Saturday, September 29, 2018 1:00 am
Amid invasion, Alaskans bearing up
If rabbits, deer or other wildlife posed a problem for your backyard garden this season – take heart. At least the problem wasn't bears. For Alaska residents, this year produced a “perfect storm” of bear trouble.
The Anchorage Daily News reported this week that black bears in the state are responsible for shutting down a Juneau arboretum and a fish-cleaning facility in Cordova, Alaska, and their prevalence has led to an unusually high number of bear kills in Anchorage.
“This year by far is the craziest year for bears I've ever seen,” said Sgt. Robin Morrisett, an Alaska wildlife trooper with about 10 years' experience.
Experts are blaming poor berry crops and sparse salmon runs for the increased bear sightings in populated areas. The Jensen-Olson Arboretum in Juneau has been closed since Labor Day because bears have overtaken the preserve to climb trees and feed on berries.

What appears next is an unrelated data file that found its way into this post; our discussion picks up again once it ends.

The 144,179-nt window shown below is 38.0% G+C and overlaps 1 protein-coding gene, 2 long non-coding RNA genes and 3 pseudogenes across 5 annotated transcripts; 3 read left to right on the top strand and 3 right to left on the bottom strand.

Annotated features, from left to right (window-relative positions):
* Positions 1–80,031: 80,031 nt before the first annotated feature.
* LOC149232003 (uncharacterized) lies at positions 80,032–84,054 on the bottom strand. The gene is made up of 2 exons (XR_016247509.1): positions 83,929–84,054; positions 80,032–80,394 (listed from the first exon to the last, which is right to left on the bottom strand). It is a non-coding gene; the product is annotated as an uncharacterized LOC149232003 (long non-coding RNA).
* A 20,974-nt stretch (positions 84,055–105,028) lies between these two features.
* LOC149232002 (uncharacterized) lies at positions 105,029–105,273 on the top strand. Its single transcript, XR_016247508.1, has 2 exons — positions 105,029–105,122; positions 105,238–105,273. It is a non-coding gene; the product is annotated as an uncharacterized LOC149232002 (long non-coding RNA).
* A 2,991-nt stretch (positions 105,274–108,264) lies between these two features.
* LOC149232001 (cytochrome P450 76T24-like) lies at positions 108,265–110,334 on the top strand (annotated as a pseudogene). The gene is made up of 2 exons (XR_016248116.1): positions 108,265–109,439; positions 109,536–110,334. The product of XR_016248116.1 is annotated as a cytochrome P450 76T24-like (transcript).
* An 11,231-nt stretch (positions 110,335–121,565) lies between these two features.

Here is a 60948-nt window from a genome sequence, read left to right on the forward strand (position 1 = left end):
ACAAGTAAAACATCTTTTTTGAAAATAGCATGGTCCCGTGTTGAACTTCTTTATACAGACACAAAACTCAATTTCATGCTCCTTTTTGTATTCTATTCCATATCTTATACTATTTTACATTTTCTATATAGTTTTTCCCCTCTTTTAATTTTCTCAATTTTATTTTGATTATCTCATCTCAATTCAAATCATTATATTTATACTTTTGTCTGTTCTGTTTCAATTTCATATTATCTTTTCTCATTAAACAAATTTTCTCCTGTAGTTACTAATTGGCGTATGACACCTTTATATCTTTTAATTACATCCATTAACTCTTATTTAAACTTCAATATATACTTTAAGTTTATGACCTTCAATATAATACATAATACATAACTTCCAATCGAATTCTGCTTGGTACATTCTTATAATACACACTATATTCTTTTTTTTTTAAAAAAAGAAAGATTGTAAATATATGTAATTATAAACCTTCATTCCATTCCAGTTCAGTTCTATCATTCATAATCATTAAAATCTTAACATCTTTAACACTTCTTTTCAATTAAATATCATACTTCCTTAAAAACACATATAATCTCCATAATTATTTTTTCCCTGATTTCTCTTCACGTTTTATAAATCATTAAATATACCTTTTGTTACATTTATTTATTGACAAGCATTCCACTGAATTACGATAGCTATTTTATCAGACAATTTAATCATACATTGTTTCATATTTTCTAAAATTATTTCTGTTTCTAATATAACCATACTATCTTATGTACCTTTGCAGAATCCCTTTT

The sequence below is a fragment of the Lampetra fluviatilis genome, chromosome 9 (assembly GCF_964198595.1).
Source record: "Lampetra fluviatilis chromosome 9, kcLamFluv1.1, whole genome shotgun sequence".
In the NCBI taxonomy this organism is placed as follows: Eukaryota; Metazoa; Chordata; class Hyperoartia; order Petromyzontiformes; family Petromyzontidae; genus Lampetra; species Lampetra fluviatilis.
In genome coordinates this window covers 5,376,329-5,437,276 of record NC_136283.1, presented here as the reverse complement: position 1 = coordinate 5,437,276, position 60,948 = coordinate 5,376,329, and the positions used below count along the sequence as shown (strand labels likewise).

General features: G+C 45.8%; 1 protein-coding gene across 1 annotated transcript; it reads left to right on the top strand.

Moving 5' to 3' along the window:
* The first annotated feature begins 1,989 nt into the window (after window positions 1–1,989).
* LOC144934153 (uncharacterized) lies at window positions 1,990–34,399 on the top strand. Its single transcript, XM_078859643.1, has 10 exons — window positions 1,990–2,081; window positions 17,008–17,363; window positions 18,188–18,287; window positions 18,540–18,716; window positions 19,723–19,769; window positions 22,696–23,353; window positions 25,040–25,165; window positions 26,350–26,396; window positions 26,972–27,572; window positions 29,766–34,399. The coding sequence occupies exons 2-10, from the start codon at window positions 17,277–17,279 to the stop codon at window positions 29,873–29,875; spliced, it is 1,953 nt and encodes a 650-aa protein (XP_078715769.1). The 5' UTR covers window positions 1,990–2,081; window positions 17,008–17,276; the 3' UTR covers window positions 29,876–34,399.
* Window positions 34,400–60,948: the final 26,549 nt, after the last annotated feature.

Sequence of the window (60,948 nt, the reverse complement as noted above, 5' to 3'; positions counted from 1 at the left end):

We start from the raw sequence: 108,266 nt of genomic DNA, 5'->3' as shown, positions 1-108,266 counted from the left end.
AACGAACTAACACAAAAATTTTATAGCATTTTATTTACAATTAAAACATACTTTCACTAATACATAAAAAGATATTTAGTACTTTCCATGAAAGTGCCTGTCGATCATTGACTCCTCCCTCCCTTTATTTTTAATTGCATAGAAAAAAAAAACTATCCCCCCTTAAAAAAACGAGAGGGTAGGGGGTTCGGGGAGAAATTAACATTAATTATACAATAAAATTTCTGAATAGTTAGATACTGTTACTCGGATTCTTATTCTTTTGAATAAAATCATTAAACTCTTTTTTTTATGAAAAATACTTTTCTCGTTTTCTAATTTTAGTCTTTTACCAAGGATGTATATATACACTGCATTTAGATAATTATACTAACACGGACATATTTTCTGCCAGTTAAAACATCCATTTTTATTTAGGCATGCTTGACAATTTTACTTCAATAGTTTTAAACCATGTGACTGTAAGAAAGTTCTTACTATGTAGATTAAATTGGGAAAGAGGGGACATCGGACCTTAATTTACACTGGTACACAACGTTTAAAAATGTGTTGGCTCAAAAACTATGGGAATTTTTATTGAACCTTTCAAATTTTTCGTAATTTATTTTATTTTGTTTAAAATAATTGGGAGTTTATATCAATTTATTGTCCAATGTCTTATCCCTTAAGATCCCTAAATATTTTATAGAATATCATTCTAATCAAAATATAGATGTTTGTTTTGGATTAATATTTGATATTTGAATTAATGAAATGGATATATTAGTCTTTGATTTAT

Morrisett said he's had to kill four bears this year, including one that swam across a harbor to invade salmon boats. Residents are permitted to kill bears in defense of life and property. Forty-one kills had been recorded in Anchorage as of earlier this week. Bears are not an endangered species in Alaska.
Officials in Anchorage reported 640 calls reporting bear encounters, eclipsing the 492 calls received last year.
Alaskan officials are pursuing new policies for trash management. Chicken coops without bear-halting electric fences are another target.
“We have a perfect storm – a bumper crop of young animals, what appears to be (food) resource failure, and then highly accessible trash,” said Charlotte Westing, a biologist in Cordova.